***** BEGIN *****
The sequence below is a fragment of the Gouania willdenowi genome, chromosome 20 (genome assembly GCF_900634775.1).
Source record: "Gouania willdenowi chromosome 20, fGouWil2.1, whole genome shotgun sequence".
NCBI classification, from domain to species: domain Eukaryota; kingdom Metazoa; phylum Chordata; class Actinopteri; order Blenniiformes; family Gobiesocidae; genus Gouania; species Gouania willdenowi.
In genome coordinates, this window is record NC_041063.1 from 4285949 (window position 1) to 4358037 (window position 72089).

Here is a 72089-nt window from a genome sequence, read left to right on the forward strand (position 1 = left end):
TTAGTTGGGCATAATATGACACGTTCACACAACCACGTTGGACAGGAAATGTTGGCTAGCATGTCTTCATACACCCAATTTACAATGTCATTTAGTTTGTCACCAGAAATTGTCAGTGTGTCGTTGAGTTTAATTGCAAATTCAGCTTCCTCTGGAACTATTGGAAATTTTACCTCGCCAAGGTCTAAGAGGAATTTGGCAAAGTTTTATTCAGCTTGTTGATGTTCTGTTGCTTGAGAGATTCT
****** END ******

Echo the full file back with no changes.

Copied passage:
The sequence below is a fragment of the Gouania willdenowi genome, chromosome 20 (genome assembly GCF_900634775.1).
Source record: "Gouania willdenowi chromosome 20, fGouWil2.1, whole genome shotgun sequence".
NCBI classification, from domain to species: domain Eukaryota; kingdom Metazoa; phylum Chordata; class Actinopteri; order Blenniiformes; family Gobiesocidae; genus Gouania; species Gouania willdenowi.
In genome coordinates, this window is record NC_041063.1 from 4285949 (window position 1) to 4358037 (window position 72089).

Here is a 72089-nt window from a genome sequence, read left to right on the forward strand (position 1 = left end):
TTAGTTGGGCATAATATGACACGTTCACACAACCACGTTGGACAGGAAATGTTGGCTAGCATGTCTTCATACACCCAATTTACAATGTCATTTAGTTTGTCACCAGAAATTGTCAGTGTGTCGTTGAGTTTAATTGCAAATTCAGCTTCCTCTGGAACTATTGGAAATTTTACCTCGCCAAGGTCTAAGAGGAATTTGGCAAAGTTTTATTCAGCTTGTTGATGTTCTGTTGCTTGAGAGATTCT